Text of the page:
Appropriations Committee, Maryland House of Delegates

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The Appropriations Committee is a standing committee of the Maryland House of Delegates. Per House Rule 18, the committee is made up of 24 members.[1]

Per House Rule 17, committees in the Maryland House of Delegates are assigned by the Speaker of the House. Committees are appointed at the beginning of each session. The Speaker is also responsible for appointing chairs and vice chairs, and referring bills and resolutions to a committee. The House may suspend the rules to consider a bill or resolution without reference to a committee, provided that each member receives a copy. A member of a standing committee whose main function is to consider legislation may not serve as a member of another such standing committee.[2][3]

DocumentIcon.jpg See rules: The text of the House rules is not available electronically, but can be found in the print version of the House Journal. Rules 17, 18 and 33 have been reproduced for Ballotpedia by request, and can be found here. For more information, contact the Department of Legislative Services.

Function

The Appropriations Committee originated in 1692 as the Committee on Accounts. By the Revolutionary War era, it had become the Committee on Claims (upon the Treasury). The Claims Committee functioned from 1776 to 1968 when its responsibilities were shifted briefly to the Economic Matters Committee. In 1971, budgetary and other duties were assigned to the Appropriations Committee created in that year.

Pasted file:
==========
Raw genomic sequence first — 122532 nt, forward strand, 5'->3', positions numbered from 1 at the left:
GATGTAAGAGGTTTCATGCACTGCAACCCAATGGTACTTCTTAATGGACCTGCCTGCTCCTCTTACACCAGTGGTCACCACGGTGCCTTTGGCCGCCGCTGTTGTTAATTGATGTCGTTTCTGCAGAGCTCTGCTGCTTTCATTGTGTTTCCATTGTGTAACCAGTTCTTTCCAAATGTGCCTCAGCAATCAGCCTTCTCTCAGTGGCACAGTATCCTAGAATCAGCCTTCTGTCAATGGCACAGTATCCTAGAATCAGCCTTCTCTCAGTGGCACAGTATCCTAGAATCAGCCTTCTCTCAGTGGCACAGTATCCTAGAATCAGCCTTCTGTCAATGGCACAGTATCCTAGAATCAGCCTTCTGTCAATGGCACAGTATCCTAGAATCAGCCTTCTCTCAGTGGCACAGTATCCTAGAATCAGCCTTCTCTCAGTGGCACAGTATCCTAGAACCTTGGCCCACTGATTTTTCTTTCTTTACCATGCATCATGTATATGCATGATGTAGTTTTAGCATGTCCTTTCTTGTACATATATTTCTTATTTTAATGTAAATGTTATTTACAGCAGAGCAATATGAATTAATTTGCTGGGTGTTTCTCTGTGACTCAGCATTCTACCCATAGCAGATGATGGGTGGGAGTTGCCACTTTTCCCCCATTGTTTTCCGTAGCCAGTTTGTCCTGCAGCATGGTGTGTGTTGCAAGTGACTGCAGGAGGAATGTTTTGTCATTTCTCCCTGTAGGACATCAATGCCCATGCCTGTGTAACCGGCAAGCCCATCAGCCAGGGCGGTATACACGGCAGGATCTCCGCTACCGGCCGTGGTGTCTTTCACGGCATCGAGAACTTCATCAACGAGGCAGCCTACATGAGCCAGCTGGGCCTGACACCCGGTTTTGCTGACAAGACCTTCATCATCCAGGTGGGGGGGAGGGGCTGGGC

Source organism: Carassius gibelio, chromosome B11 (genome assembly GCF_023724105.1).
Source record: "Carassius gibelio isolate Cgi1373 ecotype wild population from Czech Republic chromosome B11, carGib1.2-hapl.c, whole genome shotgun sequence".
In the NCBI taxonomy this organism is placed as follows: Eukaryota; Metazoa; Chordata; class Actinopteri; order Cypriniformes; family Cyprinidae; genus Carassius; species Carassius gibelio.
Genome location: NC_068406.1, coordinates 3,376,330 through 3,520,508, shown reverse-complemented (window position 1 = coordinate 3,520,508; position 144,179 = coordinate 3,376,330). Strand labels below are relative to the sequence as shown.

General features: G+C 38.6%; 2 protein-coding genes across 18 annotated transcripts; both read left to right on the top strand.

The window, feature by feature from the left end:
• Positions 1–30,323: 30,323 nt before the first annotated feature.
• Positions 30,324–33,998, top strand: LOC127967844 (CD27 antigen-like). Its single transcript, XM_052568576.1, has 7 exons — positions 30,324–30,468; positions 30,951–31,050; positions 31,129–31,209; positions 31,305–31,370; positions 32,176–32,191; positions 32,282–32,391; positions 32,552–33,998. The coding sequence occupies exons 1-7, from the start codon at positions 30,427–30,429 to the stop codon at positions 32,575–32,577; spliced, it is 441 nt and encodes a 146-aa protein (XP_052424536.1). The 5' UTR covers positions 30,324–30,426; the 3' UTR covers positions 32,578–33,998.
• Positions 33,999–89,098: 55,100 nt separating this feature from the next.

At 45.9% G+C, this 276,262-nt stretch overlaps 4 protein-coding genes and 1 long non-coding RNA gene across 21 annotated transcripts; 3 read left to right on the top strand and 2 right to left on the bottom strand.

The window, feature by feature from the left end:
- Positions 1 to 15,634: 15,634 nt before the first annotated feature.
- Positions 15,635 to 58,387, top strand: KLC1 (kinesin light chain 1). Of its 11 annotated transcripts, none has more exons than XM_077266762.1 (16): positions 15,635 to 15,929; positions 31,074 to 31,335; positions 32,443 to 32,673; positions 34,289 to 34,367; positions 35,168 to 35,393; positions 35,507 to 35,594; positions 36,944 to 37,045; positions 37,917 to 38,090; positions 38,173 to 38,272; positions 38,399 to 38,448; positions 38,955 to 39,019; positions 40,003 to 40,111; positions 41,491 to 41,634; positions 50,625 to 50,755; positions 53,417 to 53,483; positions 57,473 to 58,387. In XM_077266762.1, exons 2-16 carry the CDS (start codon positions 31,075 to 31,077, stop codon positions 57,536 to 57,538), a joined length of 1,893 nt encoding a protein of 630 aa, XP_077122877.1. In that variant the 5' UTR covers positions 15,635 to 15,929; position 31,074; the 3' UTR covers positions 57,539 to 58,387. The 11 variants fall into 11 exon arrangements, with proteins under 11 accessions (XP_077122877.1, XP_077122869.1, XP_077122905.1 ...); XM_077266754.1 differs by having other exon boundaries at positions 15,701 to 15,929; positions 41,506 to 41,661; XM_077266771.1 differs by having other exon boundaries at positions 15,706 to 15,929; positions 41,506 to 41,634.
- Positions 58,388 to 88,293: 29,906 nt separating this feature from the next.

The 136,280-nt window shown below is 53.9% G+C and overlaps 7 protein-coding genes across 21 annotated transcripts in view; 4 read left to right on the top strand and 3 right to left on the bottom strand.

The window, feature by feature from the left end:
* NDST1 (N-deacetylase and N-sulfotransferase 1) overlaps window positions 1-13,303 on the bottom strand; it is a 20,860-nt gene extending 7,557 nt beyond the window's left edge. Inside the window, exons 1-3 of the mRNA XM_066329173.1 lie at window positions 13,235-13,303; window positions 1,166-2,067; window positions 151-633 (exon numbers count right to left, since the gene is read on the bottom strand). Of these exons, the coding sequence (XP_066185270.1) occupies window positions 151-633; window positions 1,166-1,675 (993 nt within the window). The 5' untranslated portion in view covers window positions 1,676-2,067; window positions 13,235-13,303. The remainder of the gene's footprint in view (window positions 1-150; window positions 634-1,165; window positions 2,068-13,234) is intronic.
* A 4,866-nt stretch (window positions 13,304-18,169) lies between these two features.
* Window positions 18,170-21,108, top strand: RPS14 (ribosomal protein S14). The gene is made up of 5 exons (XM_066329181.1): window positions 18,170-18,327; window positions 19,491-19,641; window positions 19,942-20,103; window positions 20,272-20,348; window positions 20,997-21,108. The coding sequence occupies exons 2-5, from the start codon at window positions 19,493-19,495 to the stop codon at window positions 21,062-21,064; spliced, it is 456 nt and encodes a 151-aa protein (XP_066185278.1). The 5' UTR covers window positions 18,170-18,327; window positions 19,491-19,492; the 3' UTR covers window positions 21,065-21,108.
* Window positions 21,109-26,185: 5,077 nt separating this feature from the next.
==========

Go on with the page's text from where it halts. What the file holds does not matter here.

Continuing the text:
The Appropriations Committee reviews legislation relating to State operating and capital budgets, including supplementary appropriations; State and county bond authorizations; collective bargaining; fiscal procedures; higher education institutions; State and local agency procedures and programs; State personnel and pension matters; and social services.[1][4]

Members

2011-2012

Republican Party Republicans (7)

Democratic Party Democrats (18)

2009-2010

External links

References

  1. 1.0 1.1 Maryland State Archives, "Appropriations Committee - Origin & Functions," accessed January 22, 2014
  2. Maryland State Archives, "The Legislative Process: How a Bill Becomes a Law," accessed January 22, 2014
  3. Information submitted by legislative librarian Annette Haldeman via email to a Ballotpedia staffer on February 11, 2014.
  4. Note: This text is quoted verbatim from the original source. Any inconsistencies are attributed to the original source.